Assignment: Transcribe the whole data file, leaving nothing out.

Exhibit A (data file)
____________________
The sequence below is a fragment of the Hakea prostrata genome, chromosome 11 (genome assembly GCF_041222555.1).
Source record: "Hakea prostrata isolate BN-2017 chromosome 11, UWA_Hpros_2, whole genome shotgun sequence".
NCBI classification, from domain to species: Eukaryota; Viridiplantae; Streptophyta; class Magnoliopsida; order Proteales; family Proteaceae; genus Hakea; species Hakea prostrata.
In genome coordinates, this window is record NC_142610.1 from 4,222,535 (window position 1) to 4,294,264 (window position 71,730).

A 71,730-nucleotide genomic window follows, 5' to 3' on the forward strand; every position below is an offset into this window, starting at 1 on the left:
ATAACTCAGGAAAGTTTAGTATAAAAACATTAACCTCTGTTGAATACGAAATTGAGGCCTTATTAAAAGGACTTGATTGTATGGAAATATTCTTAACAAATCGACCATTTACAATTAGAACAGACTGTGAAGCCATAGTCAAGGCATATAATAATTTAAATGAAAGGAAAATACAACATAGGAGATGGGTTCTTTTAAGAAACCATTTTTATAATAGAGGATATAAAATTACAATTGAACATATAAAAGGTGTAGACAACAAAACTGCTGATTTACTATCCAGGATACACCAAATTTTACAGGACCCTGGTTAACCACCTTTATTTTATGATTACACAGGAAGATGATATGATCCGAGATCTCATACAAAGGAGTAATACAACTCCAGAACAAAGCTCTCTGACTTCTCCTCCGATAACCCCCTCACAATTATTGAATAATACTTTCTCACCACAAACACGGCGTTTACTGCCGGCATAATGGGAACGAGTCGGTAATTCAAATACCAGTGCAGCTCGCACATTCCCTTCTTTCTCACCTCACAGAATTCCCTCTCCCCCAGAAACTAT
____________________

The sequence below is a fragment of the Hakea prostrata genome, chromosome 11 (genome assembly GCF_041222555.1).
Source record: "Hakea prostrata isolate BN-2017 chromosome 11, UWA_Hpros_2, whole genome shotgun sequence".
NCBI classification, from domain to species: Eukaryota; Viridiplantae; Streptophyta; class Magnoliopsida; order Proteales; family Proteaceae; genus Hakea; species Hakea prostrata.
In genome coordinates, this window is record NC_142610.1 from 4,222,535 (window position 1) to 4,294,264 (window position 71,730).

A 71,730-nucleotide genomic window follows, 5' to 3' on the forward strand; every position below is an offset into this window, starting at 1 on the left:
ATAACTCAGGAAAGTTTAGTATAAAAACATTAACCTCTGTTGAATACGAAATTGAGGCCTTATTAAAAGGACTTGATTGTATGGAAATATTCTTAACAAATCGACCATTTACAATTAGAACAGACTGTGAAGCCATAGTCAAGGCATATAATAATTTAAATGAAAGGAAAATACAACATAGGAGATGGGTTCTTTTAAGAAACCATTTTTATAATAGAGGATATAAAATTACAATTGAACATATAAAAGGTGTAGACAACAAAACTGCTGATTTACTATCCAGGATACACCAAATTTTACAGGACCCTGGTTAACCACCTTTATTTTATGATTACACAGGAAGATGATATGATCCGAGATCTCATACAAAGGAGTAATACAACTCCAGAACAAAGCTCTCTGACTTCTCCTCCGATAACCCCCTCACAATTATTGAATAATACTTTCTCACCACAAACACGGCGTTTACTGCCGGCATAATGGGAACGAGTCGGTAATTCAAATACCAGTGCAGCTCGCACATTCCCTTCTTTCTCACCTCACAGAATTCCCTCTCCCCCAGAAACTAT